The European Aviation Safety Agency (EASA) will begin implementing new regulations next year for third country operators (TCOs) that wish to fly to Europe. The new regulations will provide a single, unified code for all operators flying to the 28 European Union states, EU overseas territories and the four EFTA (European Free Trade Association) states (Iceland, Liechtenstein, Norway and Switzerland). The unified rules will cover all holders of AOCs (air operator certificates), which includes business aviation charter companies as well as airlines.
Air Operator's Certificate
Indonesia’s civil aviation authority plans to reduce the number of airlines operating in the country from 53 to 28 following the failure of most of its carriers to satisfy a minimum fleet-size requirement by January. The requirement calls for all airlines, including charter and cargo operators, to operate no fewer than 10 airplanes each, five of which they must own.
The ruling, introduced in 2009, originally called for implementation on Jan. 12, 2012. The government extended the deadline by another year when smaller carriers appealed for more time.
The air operator certificate of India’s Kingfisher Airlines officially expired at midnight on December 31. The cash-strapped airline suspended operations on Oct. 1, 2012, and has failed to fully pay pilots, mechanics, customer-service reps and creditors for some eight months.
New data published by the UK Civil Aviation Authority (CAA) appears to confirm the widespread view among executive charter operators that few people are prosecuted for illegally flying for hire in Britain. Between April 1, 2011, and March 31, 2012, the CAA pursued 16 prosecutions for various breaches of UK aviation rules, only one of which was for illegally conducting a public-transport flight without holding an air operator certificate (AOC).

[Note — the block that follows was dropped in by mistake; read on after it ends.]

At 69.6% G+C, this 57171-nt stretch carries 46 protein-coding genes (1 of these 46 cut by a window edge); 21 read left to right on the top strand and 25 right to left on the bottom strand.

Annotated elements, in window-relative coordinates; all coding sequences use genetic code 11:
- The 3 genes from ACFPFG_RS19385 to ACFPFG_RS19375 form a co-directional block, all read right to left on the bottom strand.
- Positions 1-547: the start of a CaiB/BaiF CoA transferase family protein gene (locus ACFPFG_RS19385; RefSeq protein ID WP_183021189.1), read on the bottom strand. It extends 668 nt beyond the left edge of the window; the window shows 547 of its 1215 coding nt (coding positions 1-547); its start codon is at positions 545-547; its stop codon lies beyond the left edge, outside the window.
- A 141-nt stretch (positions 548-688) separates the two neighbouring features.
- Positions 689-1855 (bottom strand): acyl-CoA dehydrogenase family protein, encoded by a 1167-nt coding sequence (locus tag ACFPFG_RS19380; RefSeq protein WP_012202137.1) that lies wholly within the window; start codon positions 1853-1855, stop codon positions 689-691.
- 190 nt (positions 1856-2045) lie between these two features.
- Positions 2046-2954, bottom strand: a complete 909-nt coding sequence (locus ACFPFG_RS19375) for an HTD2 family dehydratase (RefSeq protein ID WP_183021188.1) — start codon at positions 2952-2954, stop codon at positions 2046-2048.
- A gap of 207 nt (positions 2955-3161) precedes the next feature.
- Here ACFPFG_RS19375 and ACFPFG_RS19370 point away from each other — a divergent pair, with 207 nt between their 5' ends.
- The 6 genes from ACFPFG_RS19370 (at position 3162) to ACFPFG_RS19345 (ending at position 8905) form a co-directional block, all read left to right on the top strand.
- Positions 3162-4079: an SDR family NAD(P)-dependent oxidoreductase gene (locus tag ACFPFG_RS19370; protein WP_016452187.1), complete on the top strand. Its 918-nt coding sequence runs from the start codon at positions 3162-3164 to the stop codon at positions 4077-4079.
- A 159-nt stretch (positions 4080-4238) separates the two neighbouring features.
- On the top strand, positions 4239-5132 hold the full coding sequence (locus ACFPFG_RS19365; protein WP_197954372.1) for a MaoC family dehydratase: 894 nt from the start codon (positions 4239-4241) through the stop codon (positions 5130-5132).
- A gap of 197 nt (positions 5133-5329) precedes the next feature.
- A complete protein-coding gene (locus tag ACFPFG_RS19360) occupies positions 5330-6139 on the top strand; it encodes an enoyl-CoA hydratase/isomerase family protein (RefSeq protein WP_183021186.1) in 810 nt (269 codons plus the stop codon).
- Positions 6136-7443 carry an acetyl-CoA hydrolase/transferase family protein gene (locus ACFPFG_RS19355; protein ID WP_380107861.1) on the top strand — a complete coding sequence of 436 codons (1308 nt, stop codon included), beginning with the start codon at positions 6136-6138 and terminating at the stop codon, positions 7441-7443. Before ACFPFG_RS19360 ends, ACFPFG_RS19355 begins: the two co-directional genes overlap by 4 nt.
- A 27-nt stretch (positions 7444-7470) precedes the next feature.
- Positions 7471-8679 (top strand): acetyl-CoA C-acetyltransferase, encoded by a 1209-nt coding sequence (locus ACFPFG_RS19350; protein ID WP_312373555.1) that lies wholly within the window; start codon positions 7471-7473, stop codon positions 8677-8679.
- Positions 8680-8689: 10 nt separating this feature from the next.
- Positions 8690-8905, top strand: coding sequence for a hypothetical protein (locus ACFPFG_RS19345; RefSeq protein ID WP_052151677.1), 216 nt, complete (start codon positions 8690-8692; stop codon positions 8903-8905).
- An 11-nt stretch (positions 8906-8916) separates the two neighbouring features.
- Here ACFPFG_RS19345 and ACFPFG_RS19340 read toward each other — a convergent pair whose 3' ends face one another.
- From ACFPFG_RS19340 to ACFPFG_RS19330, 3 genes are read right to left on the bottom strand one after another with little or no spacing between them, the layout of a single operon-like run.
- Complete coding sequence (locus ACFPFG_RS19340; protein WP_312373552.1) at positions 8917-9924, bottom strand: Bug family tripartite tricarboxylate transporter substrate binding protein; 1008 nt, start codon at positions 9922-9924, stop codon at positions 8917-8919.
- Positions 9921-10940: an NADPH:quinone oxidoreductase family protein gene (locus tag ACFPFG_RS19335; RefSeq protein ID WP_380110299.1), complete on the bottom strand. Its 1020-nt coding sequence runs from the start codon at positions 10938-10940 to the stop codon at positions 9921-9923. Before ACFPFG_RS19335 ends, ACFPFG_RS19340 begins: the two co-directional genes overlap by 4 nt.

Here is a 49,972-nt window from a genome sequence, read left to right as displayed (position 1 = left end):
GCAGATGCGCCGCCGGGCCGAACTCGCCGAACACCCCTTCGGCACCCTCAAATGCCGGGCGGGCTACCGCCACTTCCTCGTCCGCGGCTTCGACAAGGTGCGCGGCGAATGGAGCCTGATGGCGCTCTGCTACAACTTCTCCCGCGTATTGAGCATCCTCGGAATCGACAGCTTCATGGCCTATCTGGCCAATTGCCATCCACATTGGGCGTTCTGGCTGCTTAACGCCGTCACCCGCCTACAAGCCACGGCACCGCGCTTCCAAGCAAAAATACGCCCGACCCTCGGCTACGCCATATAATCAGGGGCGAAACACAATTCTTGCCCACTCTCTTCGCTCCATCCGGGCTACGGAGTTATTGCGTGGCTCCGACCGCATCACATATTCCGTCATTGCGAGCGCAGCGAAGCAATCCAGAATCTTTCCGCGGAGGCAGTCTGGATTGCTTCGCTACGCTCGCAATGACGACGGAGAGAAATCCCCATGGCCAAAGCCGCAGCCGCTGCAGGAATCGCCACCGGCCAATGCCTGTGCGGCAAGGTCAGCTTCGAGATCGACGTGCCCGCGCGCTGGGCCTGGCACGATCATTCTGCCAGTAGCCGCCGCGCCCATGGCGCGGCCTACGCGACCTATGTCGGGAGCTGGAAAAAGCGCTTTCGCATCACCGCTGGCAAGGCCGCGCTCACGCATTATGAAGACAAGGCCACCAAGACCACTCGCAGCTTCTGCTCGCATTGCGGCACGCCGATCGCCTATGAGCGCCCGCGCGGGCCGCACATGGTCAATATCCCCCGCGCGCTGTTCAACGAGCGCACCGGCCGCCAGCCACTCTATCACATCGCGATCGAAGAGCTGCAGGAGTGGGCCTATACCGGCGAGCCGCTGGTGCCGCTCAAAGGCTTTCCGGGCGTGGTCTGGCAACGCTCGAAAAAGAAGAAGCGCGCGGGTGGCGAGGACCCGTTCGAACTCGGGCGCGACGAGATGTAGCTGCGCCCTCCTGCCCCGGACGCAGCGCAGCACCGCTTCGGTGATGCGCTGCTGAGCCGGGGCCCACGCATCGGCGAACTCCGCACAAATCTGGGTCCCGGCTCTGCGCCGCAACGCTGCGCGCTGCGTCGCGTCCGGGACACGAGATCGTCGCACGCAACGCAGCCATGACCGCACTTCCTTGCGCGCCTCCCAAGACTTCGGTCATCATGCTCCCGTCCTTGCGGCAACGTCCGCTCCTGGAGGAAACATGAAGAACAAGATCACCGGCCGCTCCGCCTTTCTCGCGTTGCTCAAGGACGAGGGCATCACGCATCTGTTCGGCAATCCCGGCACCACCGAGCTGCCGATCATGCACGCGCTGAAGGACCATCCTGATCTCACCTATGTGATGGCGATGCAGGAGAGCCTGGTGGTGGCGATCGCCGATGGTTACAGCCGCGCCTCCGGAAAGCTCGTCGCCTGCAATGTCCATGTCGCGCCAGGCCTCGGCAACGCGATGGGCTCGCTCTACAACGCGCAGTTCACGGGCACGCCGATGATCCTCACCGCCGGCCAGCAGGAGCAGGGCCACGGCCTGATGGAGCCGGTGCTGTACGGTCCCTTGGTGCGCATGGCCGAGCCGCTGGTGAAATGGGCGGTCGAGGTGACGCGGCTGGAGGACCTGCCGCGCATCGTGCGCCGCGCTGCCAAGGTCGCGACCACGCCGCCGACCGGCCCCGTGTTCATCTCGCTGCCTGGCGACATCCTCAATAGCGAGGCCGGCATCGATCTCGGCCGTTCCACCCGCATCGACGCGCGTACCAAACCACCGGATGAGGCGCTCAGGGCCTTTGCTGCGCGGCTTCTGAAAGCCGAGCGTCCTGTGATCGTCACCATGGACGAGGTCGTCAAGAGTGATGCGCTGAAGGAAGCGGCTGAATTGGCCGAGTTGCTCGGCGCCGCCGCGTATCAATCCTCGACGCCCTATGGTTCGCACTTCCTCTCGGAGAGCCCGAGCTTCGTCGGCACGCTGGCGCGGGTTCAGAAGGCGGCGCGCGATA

FlairJet, based at London Oxford Airport, has been issued an air operator’s certificate and is the first European company to get approval to fly charters in the Embraer Phenom 100. “We are delighted to become the first Phenom 100 operator in Europe to get AOC approval,” said FlairJet CEO David Fletcher.
Belize City-based Astrum Helicopters in September received its air operator certificate (AOC). The company claims it is the first AOC issued under a new regulation. Founded in 2004, Astrum also said it is the first company to offer commercial helicopter services in the Central American country. Its four- or six-passenger Bell 206s fly mainly between Belize City, local airports and private heliports.
Darby Aviation is the latest to feel the wrath of the FAA in the wake of the Challenger runway overrun accident at Teterboro Airport (see page 58). On March 23 the agency ordered “the indefinite suspension” of the Muscle Shoals, Ala. charter operator’s Part 135 certificate. The agency said in part that by “selling, assigning and/or leasing its air carrier certificate to Platinum [Jet Management] and relinquishing operational control
The FAA last month revoked the Part 135 air carrier operating certificate of American Air Network (AAN) of Chesterfield, Mo. The agency said it determined that AAN permitted flights for hire to be conducted on its air carrier certificate but allowed individuals who did not hold an air carrier certificate to have operational control of those flights.